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School board welcomes choir back from Olympic adventure


GROTON — In their first meeting of the new academic year last week, members of the Groton-Dunstable Regional School Committee were greeted by students in the high school choir fresh from their triumphant return from the London Olympics.

The students spent nine days attending the Olympics in England over the summer, performing at a number of venues, including Canterbury Cathedral.

“It was awesome,” said choir member Paulo Filho of the event. “It was undoubtedly the most moving experience we had in London.”

Filho was one of a number of the high school’s award-winning choir group who made the historic trek to England after receiving a vote of approval from the School Committee.

The trip was led by music director Timothy Savoy with the choir operating within the structure of the Olympic event that included a number of stages around London, where a constant string of entertainment was provided in between screened highlights of the games.

The group was invited to entertain at the Olympics by KI Concerts after its winning performances at competitions along the east coast of the United States came to the attention of the company’s president.

In England, choir members performed in at least nine different venues from Hyde Park to outside the Tower of London to a setting in one of the city’s great cathedrals.

The group also performed in the Olympic Park itself.

“We were exposed to a lot of different cultures, which was fun,” said choir member Jennifer Shattuck of the many visitors from around the world who attended the games. “And our audiences were really enthusiastic.”

Typically, said Savoy, the group performed before audiences of about 200 to 300 people at a time.

Fittingly, however, the choir put finis to their overseas trip by singing the national anthem after leading last week’s School Committee meeting in the pledge of allegiance.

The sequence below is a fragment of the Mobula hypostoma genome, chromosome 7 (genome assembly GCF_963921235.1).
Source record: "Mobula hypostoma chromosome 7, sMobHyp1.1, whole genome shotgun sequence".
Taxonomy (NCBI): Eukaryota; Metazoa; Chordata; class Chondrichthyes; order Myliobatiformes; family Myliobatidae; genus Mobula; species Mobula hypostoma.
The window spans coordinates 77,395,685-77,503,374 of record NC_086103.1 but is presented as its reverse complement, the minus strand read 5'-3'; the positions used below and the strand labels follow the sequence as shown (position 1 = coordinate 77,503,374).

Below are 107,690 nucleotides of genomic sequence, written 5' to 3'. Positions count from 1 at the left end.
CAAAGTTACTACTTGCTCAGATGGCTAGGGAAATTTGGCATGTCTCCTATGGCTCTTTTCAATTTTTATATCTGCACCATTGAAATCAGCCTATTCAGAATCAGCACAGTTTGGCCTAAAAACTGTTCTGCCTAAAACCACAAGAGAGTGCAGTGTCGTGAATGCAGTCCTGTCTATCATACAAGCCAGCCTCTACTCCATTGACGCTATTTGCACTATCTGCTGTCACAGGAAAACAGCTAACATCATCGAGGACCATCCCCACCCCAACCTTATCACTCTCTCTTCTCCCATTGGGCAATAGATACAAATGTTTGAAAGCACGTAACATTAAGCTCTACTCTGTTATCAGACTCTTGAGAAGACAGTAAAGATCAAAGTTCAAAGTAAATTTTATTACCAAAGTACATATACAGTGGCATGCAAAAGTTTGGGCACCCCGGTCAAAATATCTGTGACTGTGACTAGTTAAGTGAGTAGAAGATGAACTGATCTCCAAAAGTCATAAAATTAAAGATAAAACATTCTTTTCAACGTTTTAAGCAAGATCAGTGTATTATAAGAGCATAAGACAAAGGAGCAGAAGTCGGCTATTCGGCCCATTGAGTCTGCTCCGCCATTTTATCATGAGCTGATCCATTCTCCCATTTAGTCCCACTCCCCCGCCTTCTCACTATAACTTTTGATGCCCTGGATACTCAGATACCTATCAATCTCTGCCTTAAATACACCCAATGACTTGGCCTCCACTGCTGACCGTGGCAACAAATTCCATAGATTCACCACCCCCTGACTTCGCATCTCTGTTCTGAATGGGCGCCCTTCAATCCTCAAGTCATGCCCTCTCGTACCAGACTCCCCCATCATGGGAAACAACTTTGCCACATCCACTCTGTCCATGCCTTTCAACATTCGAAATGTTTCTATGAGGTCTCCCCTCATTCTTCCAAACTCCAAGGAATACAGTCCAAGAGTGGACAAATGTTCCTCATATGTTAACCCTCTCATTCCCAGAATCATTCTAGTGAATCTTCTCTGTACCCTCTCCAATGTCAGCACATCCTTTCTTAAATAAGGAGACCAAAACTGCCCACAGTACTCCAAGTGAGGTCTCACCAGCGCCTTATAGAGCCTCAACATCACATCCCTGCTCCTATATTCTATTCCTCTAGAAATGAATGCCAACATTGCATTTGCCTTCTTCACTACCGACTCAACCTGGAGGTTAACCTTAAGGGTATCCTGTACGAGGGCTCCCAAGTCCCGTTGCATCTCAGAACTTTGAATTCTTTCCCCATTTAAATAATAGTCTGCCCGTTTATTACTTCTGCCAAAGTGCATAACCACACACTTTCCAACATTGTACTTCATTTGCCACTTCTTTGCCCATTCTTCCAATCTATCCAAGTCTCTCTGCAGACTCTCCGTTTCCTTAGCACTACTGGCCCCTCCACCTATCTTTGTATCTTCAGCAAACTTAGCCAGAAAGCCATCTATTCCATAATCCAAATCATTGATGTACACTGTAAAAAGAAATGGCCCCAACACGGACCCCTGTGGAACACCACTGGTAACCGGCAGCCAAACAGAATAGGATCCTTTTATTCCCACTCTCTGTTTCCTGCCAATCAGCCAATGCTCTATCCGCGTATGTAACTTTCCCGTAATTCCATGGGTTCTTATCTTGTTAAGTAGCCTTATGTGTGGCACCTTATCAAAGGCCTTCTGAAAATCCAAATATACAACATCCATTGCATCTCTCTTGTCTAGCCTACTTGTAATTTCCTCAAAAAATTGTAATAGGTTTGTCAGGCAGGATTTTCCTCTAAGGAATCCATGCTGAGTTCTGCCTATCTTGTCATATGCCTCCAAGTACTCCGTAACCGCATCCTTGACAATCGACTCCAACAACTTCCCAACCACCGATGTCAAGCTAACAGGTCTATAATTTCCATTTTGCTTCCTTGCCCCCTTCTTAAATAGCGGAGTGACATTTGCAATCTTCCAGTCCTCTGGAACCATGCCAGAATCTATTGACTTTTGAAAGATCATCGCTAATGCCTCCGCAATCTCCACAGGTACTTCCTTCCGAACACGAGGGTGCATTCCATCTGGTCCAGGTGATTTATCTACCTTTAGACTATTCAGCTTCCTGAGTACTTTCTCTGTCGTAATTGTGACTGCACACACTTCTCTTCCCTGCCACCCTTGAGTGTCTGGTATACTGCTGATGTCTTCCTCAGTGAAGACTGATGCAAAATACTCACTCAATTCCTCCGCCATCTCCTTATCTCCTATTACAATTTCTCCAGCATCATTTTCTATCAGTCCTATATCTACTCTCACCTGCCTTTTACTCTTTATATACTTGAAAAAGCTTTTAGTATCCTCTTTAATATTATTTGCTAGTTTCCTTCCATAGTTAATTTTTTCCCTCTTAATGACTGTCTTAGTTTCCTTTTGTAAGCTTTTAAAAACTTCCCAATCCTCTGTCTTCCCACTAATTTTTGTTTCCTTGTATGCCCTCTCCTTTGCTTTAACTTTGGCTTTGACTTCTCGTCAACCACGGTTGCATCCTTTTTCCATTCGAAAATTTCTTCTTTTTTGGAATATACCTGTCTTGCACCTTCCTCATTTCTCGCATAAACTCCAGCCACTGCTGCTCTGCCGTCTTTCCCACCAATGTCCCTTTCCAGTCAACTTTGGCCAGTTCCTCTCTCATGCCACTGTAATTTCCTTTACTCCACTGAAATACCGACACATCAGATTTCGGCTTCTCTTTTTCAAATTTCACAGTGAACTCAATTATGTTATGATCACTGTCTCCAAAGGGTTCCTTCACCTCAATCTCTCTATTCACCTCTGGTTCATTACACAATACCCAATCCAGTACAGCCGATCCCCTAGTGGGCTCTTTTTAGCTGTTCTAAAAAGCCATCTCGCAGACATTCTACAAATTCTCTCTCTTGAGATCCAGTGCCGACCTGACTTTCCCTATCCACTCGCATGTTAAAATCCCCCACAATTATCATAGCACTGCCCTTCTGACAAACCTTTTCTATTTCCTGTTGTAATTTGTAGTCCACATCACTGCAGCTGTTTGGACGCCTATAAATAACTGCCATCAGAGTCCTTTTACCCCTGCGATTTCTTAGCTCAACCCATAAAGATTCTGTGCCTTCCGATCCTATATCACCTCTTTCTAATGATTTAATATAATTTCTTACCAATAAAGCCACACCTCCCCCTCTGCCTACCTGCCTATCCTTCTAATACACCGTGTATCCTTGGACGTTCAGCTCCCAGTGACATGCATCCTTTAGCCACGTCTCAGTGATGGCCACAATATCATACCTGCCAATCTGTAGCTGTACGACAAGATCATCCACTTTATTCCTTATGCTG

Also at their meeting of Sept. 12, School Committee members heard from interim Superintendent Anthony Bent on district goals he and fellow administrators have set for the coming year.

Calling formulation of the goals “a strong signal of the collaborative leadership” style he promised to bring to the district, Bent then listed what they were doing to start implementation of the state’s new educator evaluation system, which is to apply to half the teachers over the next year.

A second goal is also one imposed on the district by the state. There, the School Department will begin the transition to the Common Core State Standards to which the schools’ curriculum will need to be aligned.

Finally last week, the School Committee voted to approve a pair of overseas field trips for high school students.

One trip planned for Feb. 14 through Feb. 23 and consisting so far of 12 to 28 French and Spanish language students would be to Spain and France and could cost each child upwards of $2,419.

The other, planned for Feb. 13 through Feb. 23, would include 18 to 24 Spanish language and science students on a trip to Costa Rica, where they are expected to observe the local fauna and flora and some volcanic activity. The Costa Rican excursion is estimated to cost each student more than $2,379.

According to teacher and organizer Jean Ellis, no official fundraising is expected to earn money for those students who cannot afford the trips, but grants could be available and donations accepted.

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